1. Why did FTA develop an Interim Provisions for the Safety Certification Training Program?
Recognizing the need for immediate assistance with the development of the transit safety oversight workforce, MAP-21 requires FTA to move forward with developing interim provisions for training and certifying this workforce in advance of the rulemaking process. Therefore, pursuant to 49 U.S.C. § 5329(c)(2), FTA has developed interim provisions for the certification and training of designated Federal, State, and other designated personnel who conduct safety audits and examinations and transit system personnel with direct safety oversight responsibility.
2. I keep hearing about Safety Management Systems (SMS) from FTA; and now, I’m seeing it in the Interim Provisions training, how exactly will SMS help transit? And, where can I learn more about it?
To help a safe industry stay safe and become even safer, FTA is adopting Safety Management Systems (SMS) as our new safety regulatory framework. With a focus on organization-wide safety policy, proactive hazard management, strong safety communication between front line employees and management, targeted safety training, and clear accountabilities and responsibilities for critical safety activities, SMS provides an enhanced structure for addressing expectations specified by Congress in the Moving Ahead for Progress in the 21st Century Act (MAP-21). SMS also provides dedicated tools and approaches to help FTA implement outstanding recommendations from the National Transportation Safety Board (NTSB) regarding needed improvements in safety and oversight programs in both rail and bus modes. FTA has integrated various levels of SMS elements into the Interim Provisions to help a safe industry become even safer.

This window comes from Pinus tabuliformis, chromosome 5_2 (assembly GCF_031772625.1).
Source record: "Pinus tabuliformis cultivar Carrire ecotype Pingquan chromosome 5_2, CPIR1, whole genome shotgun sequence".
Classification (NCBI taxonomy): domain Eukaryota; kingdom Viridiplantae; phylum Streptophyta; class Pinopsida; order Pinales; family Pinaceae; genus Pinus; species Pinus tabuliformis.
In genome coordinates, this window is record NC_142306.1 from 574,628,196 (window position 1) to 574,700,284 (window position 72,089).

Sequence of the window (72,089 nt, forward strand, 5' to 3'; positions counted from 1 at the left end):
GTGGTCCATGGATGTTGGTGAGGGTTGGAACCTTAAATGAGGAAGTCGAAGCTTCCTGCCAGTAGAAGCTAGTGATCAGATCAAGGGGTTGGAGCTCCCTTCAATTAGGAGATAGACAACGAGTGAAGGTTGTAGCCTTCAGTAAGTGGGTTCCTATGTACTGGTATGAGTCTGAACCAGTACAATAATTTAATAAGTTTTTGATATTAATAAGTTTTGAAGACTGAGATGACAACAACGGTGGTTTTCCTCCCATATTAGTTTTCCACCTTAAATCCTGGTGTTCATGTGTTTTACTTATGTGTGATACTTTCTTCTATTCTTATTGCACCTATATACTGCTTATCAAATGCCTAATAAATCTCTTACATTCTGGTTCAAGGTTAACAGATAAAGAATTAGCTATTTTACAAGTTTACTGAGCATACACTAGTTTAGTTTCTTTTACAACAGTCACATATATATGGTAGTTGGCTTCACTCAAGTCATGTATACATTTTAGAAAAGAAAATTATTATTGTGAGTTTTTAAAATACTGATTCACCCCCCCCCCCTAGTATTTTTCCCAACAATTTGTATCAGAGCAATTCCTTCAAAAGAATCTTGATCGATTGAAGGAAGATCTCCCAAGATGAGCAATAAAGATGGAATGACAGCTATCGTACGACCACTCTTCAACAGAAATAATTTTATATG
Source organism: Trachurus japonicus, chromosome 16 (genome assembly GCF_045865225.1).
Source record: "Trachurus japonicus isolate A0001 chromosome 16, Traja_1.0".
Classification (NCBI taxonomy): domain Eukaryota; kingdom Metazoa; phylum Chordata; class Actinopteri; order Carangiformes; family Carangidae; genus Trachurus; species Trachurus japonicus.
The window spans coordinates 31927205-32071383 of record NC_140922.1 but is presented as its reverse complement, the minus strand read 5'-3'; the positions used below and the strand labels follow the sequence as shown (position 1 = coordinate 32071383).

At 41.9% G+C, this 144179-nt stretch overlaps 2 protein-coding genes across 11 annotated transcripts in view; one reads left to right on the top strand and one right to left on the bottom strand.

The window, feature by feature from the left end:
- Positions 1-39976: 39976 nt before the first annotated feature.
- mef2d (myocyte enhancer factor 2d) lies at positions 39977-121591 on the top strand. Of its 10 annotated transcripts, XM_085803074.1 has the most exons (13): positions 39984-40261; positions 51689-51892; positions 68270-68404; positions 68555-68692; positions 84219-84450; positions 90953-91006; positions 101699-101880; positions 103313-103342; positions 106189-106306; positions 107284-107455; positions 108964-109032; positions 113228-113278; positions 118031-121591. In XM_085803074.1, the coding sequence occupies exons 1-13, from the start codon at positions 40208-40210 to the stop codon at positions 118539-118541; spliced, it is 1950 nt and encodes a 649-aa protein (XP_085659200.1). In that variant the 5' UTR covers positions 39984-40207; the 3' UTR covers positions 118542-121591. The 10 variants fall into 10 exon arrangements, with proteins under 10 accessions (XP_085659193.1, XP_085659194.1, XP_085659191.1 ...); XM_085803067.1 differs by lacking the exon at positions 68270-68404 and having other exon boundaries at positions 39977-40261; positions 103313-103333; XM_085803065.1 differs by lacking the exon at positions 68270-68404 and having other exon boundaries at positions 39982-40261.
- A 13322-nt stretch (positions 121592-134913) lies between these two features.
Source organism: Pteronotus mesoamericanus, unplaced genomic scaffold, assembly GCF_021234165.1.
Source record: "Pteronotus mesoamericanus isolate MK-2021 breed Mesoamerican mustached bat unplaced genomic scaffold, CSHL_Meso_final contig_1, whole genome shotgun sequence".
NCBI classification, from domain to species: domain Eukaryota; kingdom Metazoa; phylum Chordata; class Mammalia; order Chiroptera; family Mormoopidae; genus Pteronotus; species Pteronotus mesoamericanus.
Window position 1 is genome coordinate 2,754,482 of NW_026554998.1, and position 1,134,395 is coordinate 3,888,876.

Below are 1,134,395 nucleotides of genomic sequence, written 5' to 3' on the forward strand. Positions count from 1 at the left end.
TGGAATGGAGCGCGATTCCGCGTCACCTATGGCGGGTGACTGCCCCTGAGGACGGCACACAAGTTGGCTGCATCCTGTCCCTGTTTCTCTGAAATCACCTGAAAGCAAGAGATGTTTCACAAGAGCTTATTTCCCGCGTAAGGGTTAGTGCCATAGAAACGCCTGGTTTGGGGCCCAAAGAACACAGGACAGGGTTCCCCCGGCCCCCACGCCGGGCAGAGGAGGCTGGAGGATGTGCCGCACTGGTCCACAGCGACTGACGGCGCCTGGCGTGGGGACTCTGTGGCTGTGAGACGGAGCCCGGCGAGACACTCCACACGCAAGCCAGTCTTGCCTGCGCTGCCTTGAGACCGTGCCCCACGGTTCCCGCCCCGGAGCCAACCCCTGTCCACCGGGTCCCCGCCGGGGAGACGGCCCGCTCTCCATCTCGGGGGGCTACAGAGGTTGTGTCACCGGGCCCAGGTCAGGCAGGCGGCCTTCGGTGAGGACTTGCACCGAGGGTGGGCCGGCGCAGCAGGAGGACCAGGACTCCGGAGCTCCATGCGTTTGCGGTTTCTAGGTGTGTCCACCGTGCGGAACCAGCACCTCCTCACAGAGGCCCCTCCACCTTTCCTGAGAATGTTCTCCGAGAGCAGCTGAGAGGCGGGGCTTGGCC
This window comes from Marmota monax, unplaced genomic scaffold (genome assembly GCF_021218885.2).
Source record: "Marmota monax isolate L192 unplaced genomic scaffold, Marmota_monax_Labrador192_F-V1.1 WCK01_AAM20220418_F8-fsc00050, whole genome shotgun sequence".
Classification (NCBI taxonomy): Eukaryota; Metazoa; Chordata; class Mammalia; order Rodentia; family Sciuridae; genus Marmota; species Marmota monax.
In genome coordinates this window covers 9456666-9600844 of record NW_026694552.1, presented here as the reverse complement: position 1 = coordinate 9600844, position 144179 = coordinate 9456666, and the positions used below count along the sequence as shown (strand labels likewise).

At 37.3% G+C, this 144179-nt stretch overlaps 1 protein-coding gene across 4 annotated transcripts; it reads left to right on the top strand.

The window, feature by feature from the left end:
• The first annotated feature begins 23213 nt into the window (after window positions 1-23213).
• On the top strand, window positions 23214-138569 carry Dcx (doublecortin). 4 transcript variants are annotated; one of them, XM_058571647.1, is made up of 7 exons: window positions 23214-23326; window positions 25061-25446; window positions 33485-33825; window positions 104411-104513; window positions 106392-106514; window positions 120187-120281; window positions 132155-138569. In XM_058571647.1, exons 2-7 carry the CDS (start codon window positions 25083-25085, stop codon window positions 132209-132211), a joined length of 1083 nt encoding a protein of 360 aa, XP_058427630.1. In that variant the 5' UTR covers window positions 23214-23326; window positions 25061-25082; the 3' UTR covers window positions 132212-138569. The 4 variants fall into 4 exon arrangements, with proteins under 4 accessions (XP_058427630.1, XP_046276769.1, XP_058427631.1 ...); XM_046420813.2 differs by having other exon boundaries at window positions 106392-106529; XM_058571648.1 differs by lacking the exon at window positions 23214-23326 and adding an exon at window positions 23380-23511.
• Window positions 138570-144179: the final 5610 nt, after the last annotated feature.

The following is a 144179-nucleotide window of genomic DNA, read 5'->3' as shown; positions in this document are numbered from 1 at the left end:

FTA has adopted Safety Management Systems (SMS) as our new safety regulatory framework. With a focus on organization-wide safety policy, formal methods for identifying hazards, controlling their potential consequences, continually assessing safety risk, and promoting an effective employee safety reporting system, SMS provides a new structure for addressing expectations specified by Congress in the Moving Ahead for Progress in the 21st Century Act (MAP-21). For more detailed information on how FTA plans on implementing SMS, go to the following link: FTA - Transit Safety and Oversight - Safety Management Systems (SMS)
3. How long do I have to complete the Interim Provisions Training? And, will the Interim Provisions coursework count toward the Final Public Transportation Safety Certification Training Program?
FTA proposes that participants of the interim safety certification training program have three years to complete the training requirements.
4. What is the difference between participants in the Interim Provisions for the Safety Certification Training Program and participants in the Public Transportation Agency Safety Plan?
The Interim Provisions covers Federal, State, and other designated personnel who conduct safety audits and examinations of public transportation agencies and transit system personnel with direct safety oversight responsibility.